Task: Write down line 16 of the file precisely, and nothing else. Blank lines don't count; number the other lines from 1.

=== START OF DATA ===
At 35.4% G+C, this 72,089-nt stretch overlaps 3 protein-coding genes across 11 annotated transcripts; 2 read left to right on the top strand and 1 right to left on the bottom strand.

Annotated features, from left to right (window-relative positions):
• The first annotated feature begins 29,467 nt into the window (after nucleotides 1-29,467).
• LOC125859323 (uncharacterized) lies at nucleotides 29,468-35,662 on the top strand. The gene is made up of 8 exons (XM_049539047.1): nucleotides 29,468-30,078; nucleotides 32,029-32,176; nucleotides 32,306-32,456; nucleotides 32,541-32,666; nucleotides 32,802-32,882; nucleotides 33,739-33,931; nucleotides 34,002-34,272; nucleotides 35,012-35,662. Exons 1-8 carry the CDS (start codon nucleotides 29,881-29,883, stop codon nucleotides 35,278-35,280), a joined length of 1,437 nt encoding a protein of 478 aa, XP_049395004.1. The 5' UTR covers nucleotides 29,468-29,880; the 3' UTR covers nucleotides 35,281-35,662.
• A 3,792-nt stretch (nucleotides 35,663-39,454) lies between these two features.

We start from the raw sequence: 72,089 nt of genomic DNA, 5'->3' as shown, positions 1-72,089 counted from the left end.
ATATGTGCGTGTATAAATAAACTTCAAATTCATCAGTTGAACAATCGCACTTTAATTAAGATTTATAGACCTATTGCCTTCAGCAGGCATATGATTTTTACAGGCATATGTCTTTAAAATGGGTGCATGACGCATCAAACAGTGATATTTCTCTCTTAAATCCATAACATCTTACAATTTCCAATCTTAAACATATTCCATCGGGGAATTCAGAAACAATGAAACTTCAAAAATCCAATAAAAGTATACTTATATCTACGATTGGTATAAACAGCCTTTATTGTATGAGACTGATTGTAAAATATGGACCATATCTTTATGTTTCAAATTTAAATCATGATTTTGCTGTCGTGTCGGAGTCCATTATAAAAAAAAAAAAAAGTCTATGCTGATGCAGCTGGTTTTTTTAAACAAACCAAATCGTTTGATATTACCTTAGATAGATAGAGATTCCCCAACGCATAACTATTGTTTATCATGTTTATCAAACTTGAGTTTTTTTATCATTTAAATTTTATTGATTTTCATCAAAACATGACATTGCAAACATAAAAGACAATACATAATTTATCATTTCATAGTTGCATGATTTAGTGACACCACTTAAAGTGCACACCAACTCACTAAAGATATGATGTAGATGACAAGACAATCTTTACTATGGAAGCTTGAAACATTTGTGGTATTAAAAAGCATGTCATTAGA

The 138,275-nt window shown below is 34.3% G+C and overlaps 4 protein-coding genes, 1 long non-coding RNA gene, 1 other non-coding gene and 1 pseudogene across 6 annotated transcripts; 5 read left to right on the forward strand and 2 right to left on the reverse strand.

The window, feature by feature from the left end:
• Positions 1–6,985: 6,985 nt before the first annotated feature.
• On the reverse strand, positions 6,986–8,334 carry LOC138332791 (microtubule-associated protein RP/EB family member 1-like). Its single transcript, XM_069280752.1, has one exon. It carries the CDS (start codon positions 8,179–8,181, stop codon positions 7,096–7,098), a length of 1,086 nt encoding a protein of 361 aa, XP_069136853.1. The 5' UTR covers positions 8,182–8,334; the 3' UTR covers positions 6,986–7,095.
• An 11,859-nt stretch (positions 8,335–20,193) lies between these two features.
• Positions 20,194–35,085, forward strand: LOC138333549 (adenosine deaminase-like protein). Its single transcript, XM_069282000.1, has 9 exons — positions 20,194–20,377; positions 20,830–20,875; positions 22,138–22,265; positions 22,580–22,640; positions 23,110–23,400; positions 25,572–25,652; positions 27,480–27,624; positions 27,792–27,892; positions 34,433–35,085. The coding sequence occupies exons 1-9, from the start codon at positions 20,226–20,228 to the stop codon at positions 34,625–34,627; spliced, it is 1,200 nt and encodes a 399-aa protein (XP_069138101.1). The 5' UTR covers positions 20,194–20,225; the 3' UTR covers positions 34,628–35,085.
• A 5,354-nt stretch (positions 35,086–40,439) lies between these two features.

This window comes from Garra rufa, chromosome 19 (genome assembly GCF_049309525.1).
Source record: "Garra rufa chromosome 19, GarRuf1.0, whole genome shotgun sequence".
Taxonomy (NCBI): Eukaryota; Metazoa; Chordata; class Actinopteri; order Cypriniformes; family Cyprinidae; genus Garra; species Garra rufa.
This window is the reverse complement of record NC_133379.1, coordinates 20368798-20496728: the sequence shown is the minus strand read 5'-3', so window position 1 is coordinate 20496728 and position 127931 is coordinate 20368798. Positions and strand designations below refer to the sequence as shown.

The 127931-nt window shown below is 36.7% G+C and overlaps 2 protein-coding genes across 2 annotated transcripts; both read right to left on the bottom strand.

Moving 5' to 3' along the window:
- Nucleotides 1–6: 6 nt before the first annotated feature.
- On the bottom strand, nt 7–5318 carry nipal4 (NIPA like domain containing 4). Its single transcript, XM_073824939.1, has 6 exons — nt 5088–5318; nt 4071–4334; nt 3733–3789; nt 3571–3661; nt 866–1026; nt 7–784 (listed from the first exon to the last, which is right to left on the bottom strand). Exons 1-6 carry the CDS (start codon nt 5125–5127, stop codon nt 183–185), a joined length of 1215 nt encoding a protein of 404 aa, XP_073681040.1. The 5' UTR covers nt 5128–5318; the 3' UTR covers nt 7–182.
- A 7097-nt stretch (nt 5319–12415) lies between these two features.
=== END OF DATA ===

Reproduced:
Source record: "Garra rufa chromosome 19, GarRuf1.0, whole genome shotgun sequence".